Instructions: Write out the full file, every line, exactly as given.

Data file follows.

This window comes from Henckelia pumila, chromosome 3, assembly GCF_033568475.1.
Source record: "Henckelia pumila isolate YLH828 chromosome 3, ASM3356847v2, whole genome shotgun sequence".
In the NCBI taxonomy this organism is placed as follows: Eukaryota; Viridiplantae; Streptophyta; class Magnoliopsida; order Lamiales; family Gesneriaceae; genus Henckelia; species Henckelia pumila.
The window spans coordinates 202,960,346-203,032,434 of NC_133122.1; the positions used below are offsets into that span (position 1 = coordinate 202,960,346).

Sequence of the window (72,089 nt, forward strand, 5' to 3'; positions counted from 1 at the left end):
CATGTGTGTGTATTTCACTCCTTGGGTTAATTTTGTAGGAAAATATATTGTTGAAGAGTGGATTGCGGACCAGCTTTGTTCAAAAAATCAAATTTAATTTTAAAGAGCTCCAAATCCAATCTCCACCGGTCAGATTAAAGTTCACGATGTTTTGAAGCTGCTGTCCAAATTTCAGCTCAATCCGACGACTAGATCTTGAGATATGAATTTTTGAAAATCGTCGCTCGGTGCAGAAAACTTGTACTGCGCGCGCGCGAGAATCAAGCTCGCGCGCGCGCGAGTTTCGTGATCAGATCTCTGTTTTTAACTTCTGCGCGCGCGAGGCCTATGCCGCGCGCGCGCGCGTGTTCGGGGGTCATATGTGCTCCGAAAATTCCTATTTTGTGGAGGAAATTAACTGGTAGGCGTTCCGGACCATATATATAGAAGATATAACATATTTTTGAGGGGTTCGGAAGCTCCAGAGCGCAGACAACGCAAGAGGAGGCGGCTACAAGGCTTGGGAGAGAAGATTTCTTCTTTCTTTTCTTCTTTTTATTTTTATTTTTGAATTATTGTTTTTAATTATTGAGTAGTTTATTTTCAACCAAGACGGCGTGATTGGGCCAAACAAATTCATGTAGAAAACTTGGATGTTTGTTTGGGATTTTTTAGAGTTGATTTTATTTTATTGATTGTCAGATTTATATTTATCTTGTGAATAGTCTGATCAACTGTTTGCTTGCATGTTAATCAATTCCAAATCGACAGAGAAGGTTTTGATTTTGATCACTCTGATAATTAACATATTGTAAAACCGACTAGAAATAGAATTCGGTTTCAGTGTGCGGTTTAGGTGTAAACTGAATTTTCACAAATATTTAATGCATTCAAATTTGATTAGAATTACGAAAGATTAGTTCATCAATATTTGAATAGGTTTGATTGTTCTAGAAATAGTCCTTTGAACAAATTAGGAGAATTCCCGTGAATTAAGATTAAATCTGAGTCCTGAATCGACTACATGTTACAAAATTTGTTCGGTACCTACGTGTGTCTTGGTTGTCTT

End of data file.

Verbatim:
This window comes from Henckelia pumila, chromosome 3, assembly GCF_033568475.1.
Source record: "Henckelia pumila isolate YLH828 chromosome 3, ASM3356847v2, whole genome shotgun sequence".
In the NCBI taxonomy this organism is placed as follows: Eukaryota; Viridiplantae; Streptophyta; class Magnoliopsida; order Lamiales; family Gesneriaceae; genus Henckelia; species Henckelia pumila.
The window spans coordinates 202,960,346-203,032,434 of NC_133122.1; the positions used below are offsets into that span (position 1 = coordinate 202,960,346).

Sequence of the window (72,089 nt, forward strand, 5' to 3'; positions counted from 1 at the left end):
CATGTGTGTGTATTTCACTCCTTGGGTTAATTTTGTAGGAAAATATATTGTTGAAGAGTGGATTGCGGACCAGCTTTGTTCAAAAAATCAAATTTAATTTTAAAGAGCTCCAAATCCAATCTCCACCGGTCAGATTAAAGTTCACGATGTTTTGAAGCTGCTGTCCAAATTTCAGCTCAATCCGACGACTAGATCTTGAGATATGAATTTTTGAAAATCGTCGCTCGGTGCAGAAAACTTGTACTGCGCGCGCGCGAGAATCAAGCTCGCGCGCGCGCGAGTTTCGTGATCAGATCTCTGTTTTTAACTTCTGCGCGCGCGAGGCCTATGCCGCGCGCGCGCGCGTGTTCGGGGGTCATATGTGCTCCGAAAATTCCTATTTTGTGGAGGAAATTAACTGGTAGGCGTTCCGGACCATATATATAGAAGATATAACATATTTTTGAGGGGTTCGGAAGCTCCAGAGCGCAGACAACGCAAGAGGAGGCGGCTACAAGGCTTGGGAGAGAAGATTTCTTCTTTCTTTTCTTCTTTTTATTTTTATTTTTGAATTATTGTTTTTAATTATTGAGTAGTTTATTTTCAACCAAGACGGCGTGATTGGGCCAAACAAATTCATGTAGAAAACTTGGATGTTTGTTTGGGATTTTTTAGAGTTGATTTTATTTTATTGATTGTCAGATTTATATTTATCTTGTGAATAGTCTGATCAACTGTTTGCTTGCATGTTAATCAATTCCAAATCGACAGAGAAGGTTTTGATTTTGATCACTCTGATAATTAACATATTGTAAAACCGACTAGAAATAGAATTCGGTTTCAGTGTGCGGTTTAGGTGTAAACTGAATTTTCACAAATATTTAATGCATTCAAATTTGATTAGAATTACGAAAGATTAGTTCATCAATATTTGAATAGGTTTGATTGTTCTAGAAATAGTCCTTTGAACAAATTAGGAGAATTCCCGTGAATTAAGATTAAATCTGAGTCCTGAATCGACTACATGTTACAAAATTTGTTCGGTACCTACGTGTGTCTTGGTTGTCTT